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Takayuki Izumi '16, The Canadian Government’s Political Ambitions behind the Japanese Canadian Internment.
Japanese immigration to Canada can be traced back to 1877. As the Japanese Canadian population grew, anti-Japanese sentiments among Canadian whites increased, which motivated the Canadian government to restrict Japanese Canadians. After Pearl Harbor, the government began the Japanese removal policy, but the purpose was not to achieve national security but to gain public support. Japanese Canadians were relocated into internment camps and forced to undergo harsh living conditions. The approach to the end of WWII did not lead to the end of restrictions in Canada, but because of the US’s emancipation of Japanese American and decreased anti-Japanese sentiments, the Canadian government finally released Japanese Canadians in 1949. After a few decades, in 1988, the Canadian government announced the official apology to Japanese Canadians. This was not the result of Japanese Canadians’ lobbying campaign. The official apology was announced because the government needed Japanese Canadians’ votes to win the federal election. In addition, in order to survive within the new global economy, the government wanted to erase the history of racial discrimination and establish the identity of a multinational state.
Hikaru Takeyama '17, Controversy over The Nanjing Massacre: Iris Chang’s "The Rape of Nanking" and Masaaki Tanaka’s "What Really Happened in Nanking."
In 1997, The Rape of Nanking: The Forgotten Holocaust of World War II, written by Iris Chang, was published in the US. It was one of the first English books to introduce the Nanjing Massacre to the Western world. In response to The Rape of Nanking, Masaaki Tanaka’s What Really Happened in Nanking: The Refutation of a Common Myth was published in 2000. Against Chang’s depiction of Japanese aggression toward Chinese people, Tanaka claims that the Nanjing Massacre never happened. Although the arguments of both authors are quite different in terms of the death toll and the depiction of Japanese and Chinese people, they have three similarities: neither of them was a professional historian; their resources were limited due to their lack of language skills; both authors victimized the people of their own countries. Their perception of the Nanjing Massacre and use of resources are tied to the purposes of their publications. Whereas Chang aims to pass down Chinese collective memory to the next generation, Tanaka aspires to regain Japanese national pride by denying the wartime history of Japanese aggression. Therefore, their ultimate purpose was not to write the incident itself but to tell “right” history based on their nationality and beliefs.
Christopher Looper '18, The Native American Mascot: Celebration or Defamation?
The usage of Native American mascots and nicknames continues to fuel debate over possible racism and misrepresentation in American sports. The opinions of effected Native American tribes are often overlooked or intentionally ignored, regardless of their position on the issue. For example, the team owner of the Washington “Redskins” has repeatedly stated that he would never change the team’s nickname, even if he were convinced it was offensive. Tribal representatives who have come out against certain team nicknames for being offensive often also believe that there are sports teams whose mascot and nickname are inoffensive. The response of tribal leaders suggests that taking a name or image from Native American culture is not always offensive and can be done in good faith. In general, there are three factors that are used to determine whether or not a mascot or nickname is offensive: permission, dialogue, and characterization. By accounting for these three factors, teams with Native American mascots or nicknames could avoid using offensive misrepresentation of Native Americans.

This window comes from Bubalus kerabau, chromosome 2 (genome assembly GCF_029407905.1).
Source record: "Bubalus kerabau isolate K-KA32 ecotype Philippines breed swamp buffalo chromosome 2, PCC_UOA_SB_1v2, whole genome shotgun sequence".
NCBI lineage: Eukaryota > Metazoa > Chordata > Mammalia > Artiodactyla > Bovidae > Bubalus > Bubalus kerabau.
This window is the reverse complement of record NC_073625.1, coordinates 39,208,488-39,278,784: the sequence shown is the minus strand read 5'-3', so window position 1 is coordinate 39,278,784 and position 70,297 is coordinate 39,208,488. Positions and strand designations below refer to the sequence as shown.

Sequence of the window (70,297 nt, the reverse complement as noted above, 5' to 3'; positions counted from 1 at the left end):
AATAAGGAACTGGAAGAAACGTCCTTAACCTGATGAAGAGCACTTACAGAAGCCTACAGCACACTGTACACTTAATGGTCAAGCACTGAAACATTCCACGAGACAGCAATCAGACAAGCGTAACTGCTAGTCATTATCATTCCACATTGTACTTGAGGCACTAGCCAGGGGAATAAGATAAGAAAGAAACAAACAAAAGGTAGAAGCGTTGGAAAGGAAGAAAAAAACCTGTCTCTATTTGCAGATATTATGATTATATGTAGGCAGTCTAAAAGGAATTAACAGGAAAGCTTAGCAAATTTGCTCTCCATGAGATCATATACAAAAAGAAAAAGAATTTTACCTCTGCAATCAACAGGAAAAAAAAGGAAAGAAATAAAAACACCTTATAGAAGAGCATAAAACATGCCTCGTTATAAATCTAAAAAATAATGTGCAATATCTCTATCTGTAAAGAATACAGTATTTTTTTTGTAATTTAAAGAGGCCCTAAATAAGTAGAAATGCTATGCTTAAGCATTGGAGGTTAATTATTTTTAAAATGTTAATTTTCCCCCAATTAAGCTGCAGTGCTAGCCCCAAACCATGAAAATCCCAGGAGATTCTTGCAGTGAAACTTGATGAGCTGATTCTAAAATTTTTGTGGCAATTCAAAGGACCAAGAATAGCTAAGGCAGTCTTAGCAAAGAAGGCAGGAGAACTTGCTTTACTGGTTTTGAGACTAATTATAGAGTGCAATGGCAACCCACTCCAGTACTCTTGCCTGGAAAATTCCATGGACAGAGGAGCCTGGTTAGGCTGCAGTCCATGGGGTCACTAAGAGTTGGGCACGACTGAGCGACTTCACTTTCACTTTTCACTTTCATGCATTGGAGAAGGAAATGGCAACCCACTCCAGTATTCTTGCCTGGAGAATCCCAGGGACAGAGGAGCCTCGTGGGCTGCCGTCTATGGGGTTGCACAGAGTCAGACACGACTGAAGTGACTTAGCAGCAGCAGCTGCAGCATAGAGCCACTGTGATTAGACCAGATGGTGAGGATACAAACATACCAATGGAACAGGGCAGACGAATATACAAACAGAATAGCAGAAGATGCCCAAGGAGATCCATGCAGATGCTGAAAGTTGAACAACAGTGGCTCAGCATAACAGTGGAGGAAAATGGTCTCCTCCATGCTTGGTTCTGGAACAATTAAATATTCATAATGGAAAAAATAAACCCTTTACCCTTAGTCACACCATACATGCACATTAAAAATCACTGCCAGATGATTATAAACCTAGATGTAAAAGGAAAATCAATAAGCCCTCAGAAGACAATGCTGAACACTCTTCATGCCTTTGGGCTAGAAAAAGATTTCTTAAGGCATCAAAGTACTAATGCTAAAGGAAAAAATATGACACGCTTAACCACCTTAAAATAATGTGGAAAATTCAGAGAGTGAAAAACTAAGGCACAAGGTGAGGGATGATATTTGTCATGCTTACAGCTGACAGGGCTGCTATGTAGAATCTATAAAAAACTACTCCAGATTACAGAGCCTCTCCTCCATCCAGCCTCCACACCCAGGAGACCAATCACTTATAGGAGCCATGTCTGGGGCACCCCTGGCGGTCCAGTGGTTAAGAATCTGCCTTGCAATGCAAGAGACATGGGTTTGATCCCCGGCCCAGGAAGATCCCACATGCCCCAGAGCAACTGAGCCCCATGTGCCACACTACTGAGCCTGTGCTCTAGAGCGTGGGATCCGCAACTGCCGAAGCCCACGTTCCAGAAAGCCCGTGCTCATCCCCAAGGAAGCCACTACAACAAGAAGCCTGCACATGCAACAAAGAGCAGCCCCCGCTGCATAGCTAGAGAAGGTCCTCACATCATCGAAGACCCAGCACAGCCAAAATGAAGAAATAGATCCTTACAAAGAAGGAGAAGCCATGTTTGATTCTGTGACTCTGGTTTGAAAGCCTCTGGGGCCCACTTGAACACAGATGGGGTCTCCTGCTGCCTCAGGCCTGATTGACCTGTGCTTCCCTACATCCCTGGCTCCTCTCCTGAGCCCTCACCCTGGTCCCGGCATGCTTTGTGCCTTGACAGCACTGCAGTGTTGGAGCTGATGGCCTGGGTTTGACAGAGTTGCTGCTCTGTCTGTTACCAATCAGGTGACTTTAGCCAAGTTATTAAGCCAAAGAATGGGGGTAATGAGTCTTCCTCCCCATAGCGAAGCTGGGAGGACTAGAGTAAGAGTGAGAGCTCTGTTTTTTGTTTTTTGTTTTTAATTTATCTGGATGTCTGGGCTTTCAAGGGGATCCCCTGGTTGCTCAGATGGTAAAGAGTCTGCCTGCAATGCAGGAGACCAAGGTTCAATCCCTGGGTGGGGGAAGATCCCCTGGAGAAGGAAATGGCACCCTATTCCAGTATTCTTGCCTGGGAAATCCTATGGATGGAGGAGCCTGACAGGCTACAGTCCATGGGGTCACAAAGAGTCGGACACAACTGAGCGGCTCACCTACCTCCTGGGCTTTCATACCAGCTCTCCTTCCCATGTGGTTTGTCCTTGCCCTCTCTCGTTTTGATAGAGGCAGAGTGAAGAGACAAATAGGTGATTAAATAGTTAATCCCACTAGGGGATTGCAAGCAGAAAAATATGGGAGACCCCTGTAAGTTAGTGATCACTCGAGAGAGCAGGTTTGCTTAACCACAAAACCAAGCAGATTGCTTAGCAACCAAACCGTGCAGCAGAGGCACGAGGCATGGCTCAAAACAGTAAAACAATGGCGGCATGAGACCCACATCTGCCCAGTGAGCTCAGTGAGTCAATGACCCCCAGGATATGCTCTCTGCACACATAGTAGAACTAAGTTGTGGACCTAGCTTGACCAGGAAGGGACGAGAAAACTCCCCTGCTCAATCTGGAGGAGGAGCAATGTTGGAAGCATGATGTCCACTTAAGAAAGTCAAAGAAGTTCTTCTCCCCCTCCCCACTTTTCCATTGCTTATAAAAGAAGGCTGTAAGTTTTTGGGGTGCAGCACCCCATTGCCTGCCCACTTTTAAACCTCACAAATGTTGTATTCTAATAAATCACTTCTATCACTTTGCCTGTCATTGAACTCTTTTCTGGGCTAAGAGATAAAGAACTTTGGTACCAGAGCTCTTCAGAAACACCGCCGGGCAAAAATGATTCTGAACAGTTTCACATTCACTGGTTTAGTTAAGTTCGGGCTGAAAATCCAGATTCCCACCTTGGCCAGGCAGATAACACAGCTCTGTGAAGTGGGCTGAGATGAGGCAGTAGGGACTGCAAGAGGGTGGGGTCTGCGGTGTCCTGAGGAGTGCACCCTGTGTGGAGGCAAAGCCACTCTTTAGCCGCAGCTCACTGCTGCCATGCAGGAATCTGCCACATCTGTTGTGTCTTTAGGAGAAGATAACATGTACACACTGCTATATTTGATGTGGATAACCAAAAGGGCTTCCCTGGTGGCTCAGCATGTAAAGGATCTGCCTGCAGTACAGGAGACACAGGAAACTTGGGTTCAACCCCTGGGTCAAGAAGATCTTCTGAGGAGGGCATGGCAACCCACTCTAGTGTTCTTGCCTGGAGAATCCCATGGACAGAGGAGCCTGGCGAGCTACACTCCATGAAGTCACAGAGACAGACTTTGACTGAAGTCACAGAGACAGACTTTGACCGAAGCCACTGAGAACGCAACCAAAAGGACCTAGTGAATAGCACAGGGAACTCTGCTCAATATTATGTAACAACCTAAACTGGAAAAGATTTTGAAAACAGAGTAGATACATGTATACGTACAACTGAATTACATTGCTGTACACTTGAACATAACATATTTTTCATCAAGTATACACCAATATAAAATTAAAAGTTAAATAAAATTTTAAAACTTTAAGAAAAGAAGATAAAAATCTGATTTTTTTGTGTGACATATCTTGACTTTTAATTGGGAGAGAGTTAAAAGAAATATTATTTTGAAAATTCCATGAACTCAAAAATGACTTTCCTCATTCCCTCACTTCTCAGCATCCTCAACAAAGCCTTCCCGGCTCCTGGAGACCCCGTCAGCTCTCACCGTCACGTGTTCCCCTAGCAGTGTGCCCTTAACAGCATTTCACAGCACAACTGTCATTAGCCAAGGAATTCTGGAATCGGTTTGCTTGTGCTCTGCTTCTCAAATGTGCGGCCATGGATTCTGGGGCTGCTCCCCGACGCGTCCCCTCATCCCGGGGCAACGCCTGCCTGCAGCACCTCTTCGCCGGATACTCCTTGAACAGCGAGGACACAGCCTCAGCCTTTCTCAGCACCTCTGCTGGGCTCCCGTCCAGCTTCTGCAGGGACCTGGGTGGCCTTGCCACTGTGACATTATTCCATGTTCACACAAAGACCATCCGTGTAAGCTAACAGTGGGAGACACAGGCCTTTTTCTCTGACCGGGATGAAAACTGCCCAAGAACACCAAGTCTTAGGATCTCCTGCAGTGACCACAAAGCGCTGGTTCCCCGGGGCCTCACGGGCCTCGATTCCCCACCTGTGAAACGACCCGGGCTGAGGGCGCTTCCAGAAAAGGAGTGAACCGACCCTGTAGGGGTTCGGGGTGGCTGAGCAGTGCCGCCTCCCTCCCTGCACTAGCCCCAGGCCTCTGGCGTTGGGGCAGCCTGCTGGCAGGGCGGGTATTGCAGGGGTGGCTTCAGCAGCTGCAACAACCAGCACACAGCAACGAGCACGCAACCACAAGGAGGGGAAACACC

Min Rui Lee '19, Starbucks in China.
Starbucks has brought a new lifestyle to the Chinese. This paper analyzes the popularity and impact of Starbucks in China, which now operates more than a thousand stores in the country. First, the paper looks into Starbucks’ reasons for entering the China market and how Starbucks reaches out to the Chinese. Next, factors that made Starbucks the choice of the Chinese are analyzed. Lastly, Starbucks’ competitors, challenges, and future prospects in China are reviewed. Starbucks has a bright future as it continues to have successful partnerships with a couple of companies in China. Starbucks definitely is popular and has impacted the coffee and tea culture in China, but the effect of the impact is uncertain, in terms of positive or negative effects. Overall, the amount of tea consumption is still higher than coffee consumption, and China still remains the biggest tea consumer and exporter in the world. The coffee market still has a long way to go if it plans to overtake the tea market.